The full quote: "It's nice to find a high perch when elephants are dancing."

That's by far the most creative way I've heard of describing the book price war between Walmart, Amazon, Target and Sears, and how bookstores should cope. You can read more about that craziness here.

Will this be the nail in the coffin for independent bookstores and chains alike? I don't think so. Those big-box stores are deep-discounting only bestsellers, and only online. Bookstores can offer so much more than that. And I expect this pricing war will be temporary. Bookstores will survive. What do you think?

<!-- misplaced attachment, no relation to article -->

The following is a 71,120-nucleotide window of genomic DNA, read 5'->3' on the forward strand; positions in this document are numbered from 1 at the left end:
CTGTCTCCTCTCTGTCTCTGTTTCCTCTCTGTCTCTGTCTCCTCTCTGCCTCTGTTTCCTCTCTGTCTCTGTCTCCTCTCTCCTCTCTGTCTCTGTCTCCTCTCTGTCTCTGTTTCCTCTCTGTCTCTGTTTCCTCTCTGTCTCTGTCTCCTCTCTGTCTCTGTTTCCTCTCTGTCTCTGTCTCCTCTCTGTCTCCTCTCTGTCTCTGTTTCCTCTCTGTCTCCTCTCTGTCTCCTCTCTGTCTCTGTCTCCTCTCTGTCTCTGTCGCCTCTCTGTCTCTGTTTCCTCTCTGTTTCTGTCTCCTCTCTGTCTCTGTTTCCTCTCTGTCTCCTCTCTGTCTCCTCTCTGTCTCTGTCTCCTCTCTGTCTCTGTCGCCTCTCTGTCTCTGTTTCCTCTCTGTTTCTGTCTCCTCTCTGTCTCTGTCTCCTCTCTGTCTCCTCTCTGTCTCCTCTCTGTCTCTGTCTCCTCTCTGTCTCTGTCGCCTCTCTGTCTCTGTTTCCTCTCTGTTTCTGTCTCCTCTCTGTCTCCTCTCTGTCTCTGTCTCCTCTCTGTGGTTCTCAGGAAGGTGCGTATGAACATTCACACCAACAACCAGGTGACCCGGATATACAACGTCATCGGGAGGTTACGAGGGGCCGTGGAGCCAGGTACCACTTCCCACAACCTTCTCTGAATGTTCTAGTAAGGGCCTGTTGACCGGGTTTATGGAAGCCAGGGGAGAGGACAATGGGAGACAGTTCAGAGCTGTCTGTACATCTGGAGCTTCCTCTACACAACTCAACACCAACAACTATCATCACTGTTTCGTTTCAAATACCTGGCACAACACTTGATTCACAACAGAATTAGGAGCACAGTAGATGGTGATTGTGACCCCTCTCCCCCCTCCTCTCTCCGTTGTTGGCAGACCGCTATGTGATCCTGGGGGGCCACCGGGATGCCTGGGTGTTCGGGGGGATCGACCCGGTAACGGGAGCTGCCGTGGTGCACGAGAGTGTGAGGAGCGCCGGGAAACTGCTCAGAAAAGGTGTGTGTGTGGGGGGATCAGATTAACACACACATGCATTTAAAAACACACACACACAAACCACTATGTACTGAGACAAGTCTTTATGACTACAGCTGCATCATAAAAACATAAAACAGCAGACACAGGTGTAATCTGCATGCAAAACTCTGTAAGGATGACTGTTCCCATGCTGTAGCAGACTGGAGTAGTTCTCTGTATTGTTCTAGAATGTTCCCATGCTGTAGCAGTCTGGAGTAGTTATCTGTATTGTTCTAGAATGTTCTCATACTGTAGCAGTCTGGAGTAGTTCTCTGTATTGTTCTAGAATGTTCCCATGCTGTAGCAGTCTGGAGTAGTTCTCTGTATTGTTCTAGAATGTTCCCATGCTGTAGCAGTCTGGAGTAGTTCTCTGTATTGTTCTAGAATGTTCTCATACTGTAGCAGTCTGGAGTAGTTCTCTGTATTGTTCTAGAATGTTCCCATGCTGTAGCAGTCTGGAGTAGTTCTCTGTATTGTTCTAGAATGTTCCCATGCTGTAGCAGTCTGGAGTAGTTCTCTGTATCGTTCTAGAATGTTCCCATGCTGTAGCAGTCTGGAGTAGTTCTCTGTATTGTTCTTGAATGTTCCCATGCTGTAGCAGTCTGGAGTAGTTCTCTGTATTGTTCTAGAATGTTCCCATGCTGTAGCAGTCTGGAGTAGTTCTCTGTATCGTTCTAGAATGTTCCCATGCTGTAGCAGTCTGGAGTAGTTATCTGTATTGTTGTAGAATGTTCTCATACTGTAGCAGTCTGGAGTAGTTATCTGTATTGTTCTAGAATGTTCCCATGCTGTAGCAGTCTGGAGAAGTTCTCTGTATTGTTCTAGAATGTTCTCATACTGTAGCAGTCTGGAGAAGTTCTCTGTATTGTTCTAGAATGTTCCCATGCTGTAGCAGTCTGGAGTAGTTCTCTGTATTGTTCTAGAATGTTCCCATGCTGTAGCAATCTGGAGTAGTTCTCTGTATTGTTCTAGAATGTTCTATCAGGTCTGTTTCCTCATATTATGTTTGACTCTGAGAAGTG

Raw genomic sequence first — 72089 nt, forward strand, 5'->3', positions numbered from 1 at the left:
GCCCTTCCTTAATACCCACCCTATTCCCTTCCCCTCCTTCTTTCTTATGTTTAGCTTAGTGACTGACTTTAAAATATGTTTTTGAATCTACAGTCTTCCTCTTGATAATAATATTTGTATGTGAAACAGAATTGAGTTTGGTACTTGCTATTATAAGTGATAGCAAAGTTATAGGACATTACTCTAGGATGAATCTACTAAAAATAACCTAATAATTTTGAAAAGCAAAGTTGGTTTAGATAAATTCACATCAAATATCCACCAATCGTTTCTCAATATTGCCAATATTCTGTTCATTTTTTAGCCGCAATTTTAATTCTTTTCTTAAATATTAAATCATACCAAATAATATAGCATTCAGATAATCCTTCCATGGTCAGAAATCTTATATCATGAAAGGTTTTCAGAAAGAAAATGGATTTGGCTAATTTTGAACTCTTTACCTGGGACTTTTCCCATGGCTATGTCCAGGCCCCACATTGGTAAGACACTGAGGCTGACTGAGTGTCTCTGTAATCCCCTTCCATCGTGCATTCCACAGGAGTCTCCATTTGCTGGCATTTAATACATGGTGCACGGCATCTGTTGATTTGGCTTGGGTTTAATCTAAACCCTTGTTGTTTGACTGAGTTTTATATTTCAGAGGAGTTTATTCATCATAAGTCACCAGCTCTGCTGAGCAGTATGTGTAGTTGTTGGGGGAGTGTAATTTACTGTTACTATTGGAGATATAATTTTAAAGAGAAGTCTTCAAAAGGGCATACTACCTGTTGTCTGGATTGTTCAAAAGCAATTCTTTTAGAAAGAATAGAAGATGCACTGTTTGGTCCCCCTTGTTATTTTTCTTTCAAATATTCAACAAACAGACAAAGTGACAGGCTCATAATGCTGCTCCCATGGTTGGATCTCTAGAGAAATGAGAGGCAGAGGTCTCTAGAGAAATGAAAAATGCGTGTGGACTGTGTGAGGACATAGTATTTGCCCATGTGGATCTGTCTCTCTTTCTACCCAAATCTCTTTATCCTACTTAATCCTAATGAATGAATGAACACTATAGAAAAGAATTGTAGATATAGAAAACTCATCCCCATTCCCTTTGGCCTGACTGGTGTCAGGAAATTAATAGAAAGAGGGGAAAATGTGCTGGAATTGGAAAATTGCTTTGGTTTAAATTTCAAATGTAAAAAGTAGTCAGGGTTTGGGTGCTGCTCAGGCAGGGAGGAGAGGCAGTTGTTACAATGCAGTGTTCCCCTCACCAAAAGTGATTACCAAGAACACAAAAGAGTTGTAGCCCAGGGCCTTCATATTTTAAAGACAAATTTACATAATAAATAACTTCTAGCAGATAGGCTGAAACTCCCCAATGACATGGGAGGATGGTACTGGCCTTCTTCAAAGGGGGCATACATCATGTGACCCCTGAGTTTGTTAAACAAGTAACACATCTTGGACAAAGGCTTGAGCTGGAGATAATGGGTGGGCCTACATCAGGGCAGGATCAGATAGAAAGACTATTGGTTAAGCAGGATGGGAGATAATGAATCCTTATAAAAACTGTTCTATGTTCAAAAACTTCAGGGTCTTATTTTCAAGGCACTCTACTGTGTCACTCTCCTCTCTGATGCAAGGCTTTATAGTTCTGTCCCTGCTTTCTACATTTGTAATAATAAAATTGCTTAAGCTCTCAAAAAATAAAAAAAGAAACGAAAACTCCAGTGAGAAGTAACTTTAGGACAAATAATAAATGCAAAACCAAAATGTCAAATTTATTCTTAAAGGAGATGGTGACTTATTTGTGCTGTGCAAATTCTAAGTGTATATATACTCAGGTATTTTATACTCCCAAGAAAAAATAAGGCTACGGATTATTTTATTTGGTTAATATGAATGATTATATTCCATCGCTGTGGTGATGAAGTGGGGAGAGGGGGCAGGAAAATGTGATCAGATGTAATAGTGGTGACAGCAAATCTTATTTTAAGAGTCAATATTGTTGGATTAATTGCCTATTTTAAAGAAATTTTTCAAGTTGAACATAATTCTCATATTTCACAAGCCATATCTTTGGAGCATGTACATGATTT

Sunday, November 1, 2009

Happy Writing

Good luck to all those brave souls participating in NaNoWriMo.

Personally, I plan to use the time to FINISH a children's middle grade novel I started a long time ago and which stalled out after 30 pages. Wish me luck. Not as difficult as writing 50,000 words from scratch, right? Ha. You don't know me.

What about all you writers out there? Participating? Revising an existing novel? (INTERN has a great post about this.) Or just getting your head in gear to even think about writing a novel? It's a daunting task.